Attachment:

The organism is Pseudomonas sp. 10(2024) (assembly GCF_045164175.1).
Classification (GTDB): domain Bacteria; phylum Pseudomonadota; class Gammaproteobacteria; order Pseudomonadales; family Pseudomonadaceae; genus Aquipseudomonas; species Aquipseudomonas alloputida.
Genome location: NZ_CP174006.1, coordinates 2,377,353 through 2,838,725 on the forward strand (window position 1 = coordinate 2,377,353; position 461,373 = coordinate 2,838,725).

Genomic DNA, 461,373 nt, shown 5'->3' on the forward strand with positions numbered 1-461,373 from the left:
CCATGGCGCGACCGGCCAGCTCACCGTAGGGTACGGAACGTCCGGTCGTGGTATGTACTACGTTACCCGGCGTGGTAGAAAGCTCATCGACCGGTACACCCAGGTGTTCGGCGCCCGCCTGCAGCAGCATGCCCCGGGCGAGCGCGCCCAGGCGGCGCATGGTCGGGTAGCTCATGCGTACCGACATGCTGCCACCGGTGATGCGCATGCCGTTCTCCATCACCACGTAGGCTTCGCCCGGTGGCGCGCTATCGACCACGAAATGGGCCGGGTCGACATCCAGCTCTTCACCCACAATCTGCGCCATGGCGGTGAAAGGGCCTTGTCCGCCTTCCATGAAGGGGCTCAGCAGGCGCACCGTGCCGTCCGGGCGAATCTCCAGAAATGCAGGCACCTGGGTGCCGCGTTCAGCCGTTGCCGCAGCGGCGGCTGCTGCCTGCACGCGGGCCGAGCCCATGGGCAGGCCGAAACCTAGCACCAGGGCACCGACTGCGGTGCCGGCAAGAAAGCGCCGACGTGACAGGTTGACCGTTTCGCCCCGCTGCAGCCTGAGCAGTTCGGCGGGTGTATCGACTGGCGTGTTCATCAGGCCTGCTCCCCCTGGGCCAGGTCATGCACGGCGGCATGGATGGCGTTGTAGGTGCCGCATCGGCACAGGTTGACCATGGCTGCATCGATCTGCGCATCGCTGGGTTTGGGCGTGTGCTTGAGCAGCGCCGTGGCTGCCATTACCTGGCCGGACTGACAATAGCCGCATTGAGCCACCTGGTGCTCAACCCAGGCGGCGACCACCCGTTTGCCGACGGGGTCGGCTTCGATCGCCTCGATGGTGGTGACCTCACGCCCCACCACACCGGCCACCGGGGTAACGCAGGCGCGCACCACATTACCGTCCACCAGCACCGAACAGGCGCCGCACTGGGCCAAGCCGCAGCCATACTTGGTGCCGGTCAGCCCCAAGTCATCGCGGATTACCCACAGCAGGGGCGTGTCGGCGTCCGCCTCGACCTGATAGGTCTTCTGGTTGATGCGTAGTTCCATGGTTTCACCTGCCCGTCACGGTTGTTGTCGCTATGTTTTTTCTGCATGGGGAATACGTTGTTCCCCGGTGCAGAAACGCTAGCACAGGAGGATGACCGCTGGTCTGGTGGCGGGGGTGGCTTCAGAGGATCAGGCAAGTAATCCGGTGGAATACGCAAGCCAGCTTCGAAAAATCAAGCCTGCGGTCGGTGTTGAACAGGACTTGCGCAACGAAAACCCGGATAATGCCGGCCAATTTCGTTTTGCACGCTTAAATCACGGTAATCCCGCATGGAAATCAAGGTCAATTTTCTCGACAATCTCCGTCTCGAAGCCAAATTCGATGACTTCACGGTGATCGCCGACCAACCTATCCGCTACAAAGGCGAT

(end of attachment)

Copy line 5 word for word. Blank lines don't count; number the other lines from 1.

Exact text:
CCATGGCGCGACCGGCCAGCTCACCGTAGGGTACGGAACGTCCGGTCGTGGTATGTACTACGTTACCCGGCGTGGTAGAAAGCTCATCGACCGGTACACCCAGGTGTTCGGCGCCCGCCTGCAGCAGCATGCCCCGGGCGAGCGCGCCCAGGCGGCGCATGGTCGGGTAGCTCATGCGTACCGACATGCTGCCACCGGTGATGCGCATGCCGTTCTCCATCACCACGTAGGCTTCGCCCGGTGGCGCGCTATCGACCACGAAATGGGCCGGGTCGACATCCAGCTCTTCACCCACAATCTGCGCCATGGCGGTGAAAGGGCCTTGTCCGCCTTCCATGAAGGGGCTCAGCAGGCGCACCGTGCCGTCCGGGCGAATCTCCAGAAATGCAGGCACCTGGGTGCCGCGTTCAGCCGTTGCCGCAGCGGCGGCTGCTGCCTGCACGCGGGCCGAGCCCATGGGCAGGCCGAAACCTAGCACCAGGGCACCGACTGCGGTGCCGGCAAGAAAGCGCCGACGTGACAGGTTGACCGTTTCGCCCCGCTGCAGCCTGAGCAGTTCGGCGGGTGTATCGACTGGCGTGTTCATCAGGCCTGCTCCCCCTGGGCCAGGTCATGCACGGCGGCATGGATGGCGTTGTAGGTGCCGCATCGGCACAGGTTGACCATGGCTGCATCGATCTGCGCATCGCTGGGTTTGGGCGTGTGCTTGAGCAGCGCCGTGGCTGCCATTACCTGGCCGGACTGACAATAGCCGCATTGAGCCACCTGGTGCTCAACCCAGGCGGCGACCACCCGTTTGCCGACGGGGTCGGCTTCGATCGCCTCGATGGTGGTGACCTCACGCCCCACCACACCGGCCACCGGGGTAACGCAGGCGCGCACCACATTACCGTCCACCAGCACCGAACAGGCGCCGCACTGGGCCAAGCCGCAGCCATACTTGGTGCCGGTCAGCCCCAAGTCATCGCGGATTACCCACAGCAGGGGCGTGTCGGCGTCCGCCTCGACCTGATAGGTCTTCTGGTTGATGCGTAGTTCCATGGTTTCACCTGCCCGTCACGGTTGTTGTCGCTATGTTTTTTCTGCATGGGGAATACGTTGTTCCCCGGTGCAGAAACGCTAGCACAGGAGGATGACCGCTGGTCTGGTGGCGGGGGTGGCTTCAGAGGATCAGGCAAGTAATCCGGTGGAATACGCAAGCCAGCTTCGAAAAATCAAGCCTGCGGTCGGTGTTGAACAGGACTTGCGCAACGAAAACCCGGATAATGCCGGCCAATTTCGTTTTGCACGCTTAAATCACGGTAATCCCGCATGGAAATCAAGGTCAATTTTCTCGACAATCTCCGTCTCGAAGCCAAATTCGATGACTTCACGGTGATCGCCGACCAACCTATCCGCTACAAAGGCGAT